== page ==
Regulatory compliance is the raison-d’etre of your team. Ensuring that your firm avoids breaches and the penalties that accompany them is essential if you are to protect your reputation, brand and integrity.
While short-term and superficial exercises can have a temporary impact, if you really want to improve compliance, you need a more entrenched approach.
It’s essential to build a culture where compliance is an inbuilt part of your corporate DNA, rather than something bolted on as an afterthought or tick-box exercise.
Here we look at how to define a compliant culture, and identify the steps you need to put in place to implement one.
What is a compliant culture?
A compliant culture can be defined as an environment that enables and encourages compliant behaviour. And its importance shouldn’t be underestimated. An article by the International Compliance Association claims that ‘Compliance culture, especially in financial services, is a really important element that can impact on the wider cultural challenges that a firm could face’.
An essential building block, then, in creating a firm that meets its regulatory obligations, does the best by its customers, and stands a good chance of avoiding breaching the rules.
The costs of non-compliance
The financial penalties for regulatory breaches are all too clear; a Guardian article earlier this year reported that the regulator’s fines ‘ballooned’ to £320m in the last six months of reported figures.
The benefits of a good governance ethos are therefore evident.
But how can you achieve this?
Six steps towards a culture of compliance
Achieving this inbuilt ethical approach requires:
- Awareness of what’s needed
Understanding what’s required of you is the first step. You cannot comply with regulations and expectations if you don’t fully understand them. Regulatory practitioners need to know deadlines, requirements and anything new coming down the regulatory pipeline.
The FCA’s speeches and publications are a good source of insight into its priorities. Read this blog on the Authority’s views about what makes good conduct regulation, find out more about its priorities in its 2019 business plan and understand what we can learn from its complaints data. All of these will give you a good idea of its areas of focus.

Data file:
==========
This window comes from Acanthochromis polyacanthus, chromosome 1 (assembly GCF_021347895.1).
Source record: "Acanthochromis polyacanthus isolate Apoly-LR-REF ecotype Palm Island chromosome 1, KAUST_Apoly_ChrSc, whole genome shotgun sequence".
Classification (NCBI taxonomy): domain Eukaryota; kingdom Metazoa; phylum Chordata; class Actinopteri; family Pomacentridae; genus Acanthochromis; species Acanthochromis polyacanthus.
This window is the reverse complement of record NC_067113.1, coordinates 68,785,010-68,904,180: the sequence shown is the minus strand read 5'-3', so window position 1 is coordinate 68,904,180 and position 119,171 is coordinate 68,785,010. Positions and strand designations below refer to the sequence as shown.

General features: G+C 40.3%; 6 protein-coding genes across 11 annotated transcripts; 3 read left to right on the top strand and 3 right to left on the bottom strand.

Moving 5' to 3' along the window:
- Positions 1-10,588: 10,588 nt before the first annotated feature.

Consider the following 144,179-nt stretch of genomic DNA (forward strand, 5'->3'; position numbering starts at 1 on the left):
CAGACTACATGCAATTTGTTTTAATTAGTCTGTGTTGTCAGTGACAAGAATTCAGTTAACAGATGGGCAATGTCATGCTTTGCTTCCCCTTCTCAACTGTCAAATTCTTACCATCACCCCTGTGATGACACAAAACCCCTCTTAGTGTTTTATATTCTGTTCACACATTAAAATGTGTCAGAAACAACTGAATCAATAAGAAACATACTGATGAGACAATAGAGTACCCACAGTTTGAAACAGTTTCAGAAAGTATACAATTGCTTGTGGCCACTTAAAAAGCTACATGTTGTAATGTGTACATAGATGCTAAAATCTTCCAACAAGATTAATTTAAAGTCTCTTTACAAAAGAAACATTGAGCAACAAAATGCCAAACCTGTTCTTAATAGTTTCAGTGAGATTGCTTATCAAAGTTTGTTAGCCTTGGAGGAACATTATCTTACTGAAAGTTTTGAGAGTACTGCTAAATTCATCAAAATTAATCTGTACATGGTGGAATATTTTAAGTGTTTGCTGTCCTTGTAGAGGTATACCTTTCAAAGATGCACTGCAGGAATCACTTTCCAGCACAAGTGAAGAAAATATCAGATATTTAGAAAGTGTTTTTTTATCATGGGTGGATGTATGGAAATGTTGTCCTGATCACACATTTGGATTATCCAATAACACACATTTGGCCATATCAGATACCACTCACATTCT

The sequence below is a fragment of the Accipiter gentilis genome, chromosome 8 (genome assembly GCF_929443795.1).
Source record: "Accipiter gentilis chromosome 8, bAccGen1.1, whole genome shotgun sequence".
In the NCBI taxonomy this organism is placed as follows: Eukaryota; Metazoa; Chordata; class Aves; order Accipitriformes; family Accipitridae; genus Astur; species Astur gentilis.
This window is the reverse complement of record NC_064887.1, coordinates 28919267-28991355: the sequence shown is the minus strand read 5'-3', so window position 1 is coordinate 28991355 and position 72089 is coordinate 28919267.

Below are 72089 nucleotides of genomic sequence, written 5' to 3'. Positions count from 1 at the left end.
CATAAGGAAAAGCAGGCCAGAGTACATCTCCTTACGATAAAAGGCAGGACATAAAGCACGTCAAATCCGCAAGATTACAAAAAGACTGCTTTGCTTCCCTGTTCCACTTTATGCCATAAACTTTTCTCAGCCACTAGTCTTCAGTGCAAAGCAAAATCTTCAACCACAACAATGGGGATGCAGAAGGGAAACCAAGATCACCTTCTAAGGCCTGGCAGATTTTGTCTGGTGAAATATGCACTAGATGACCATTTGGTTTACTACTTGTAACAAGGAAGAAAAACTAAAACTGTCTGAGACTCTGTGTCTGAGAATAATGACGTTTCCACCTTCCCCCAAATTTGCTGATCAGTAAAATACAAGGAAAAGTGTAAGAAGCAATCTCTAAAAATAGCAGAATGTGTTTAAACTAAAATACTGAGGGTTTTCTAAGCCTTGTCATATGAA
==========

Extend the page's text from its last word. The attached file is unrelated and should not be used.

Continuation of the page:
Suitability, for instance, is currently a priority for the FCA; in a previous blog.
- Top-level backing
An ethical ethos needs to come from the very top of your organisation. Increased accountability, particularly at the most senior levels, is an ongoing concern for the FCA; new rules like the SMCR, which comes into force for all FCA solo-regulated firms at the end of this year have put the onus on firms and individuals when it comes to governance.
Filtering this high-level commitment to the rest of the firm is also essential, with clear communications on what is expected. Transparency and clear messages around conduct are vital – whereas a lack of transparency is identified as one of the red flags that indicate a poor corporate culture.
Ongoing regulatory training ensures that everyone is fully up to speed with the latest requirements. Make sure your team is aware of their ever-growing responsibilities.
And of course, compliance isn’t only down to the Compliance team.
- Harnessing effective technology
Earlier this month, the FCA admitted that it needs to adapt to keep pace with technological change. For firms, harnessing technology can be a huge help in building an ethos of good governance.
We looked in more detail recently at how technology can help Compliance teams, whether it’s technology to support training and education or automation that can help to mandate compliant approaches, there are ways to use technology for improved governance. Explore the ways you can use the tools available to help you reduce regulatory breaches.
- Focusing incentives on the right behaviours
Make sure your approaches to pay and reward reflect the actions you want to see. This is something the FCA has returned to time and again in its speeches.
Ensure your pay and incentives support the type of compliant culture you are looking to build.
- Incident reporting and case management
Having clear processes for reporting any transgressions or errors is essential, as is a strong process for record-keeping. Honesty and transparency are key: being aware of breaches is the first step in addressing any shortfalls and mitigating risk.
Any systems you use should give you the MI you need to continuously improve. Identifying the causes of any regulatory slip-ups is vital to making sure they’re not repeated.
Follow these six steps, and you will be well on your way to creating a culture of compliance.
How can we help?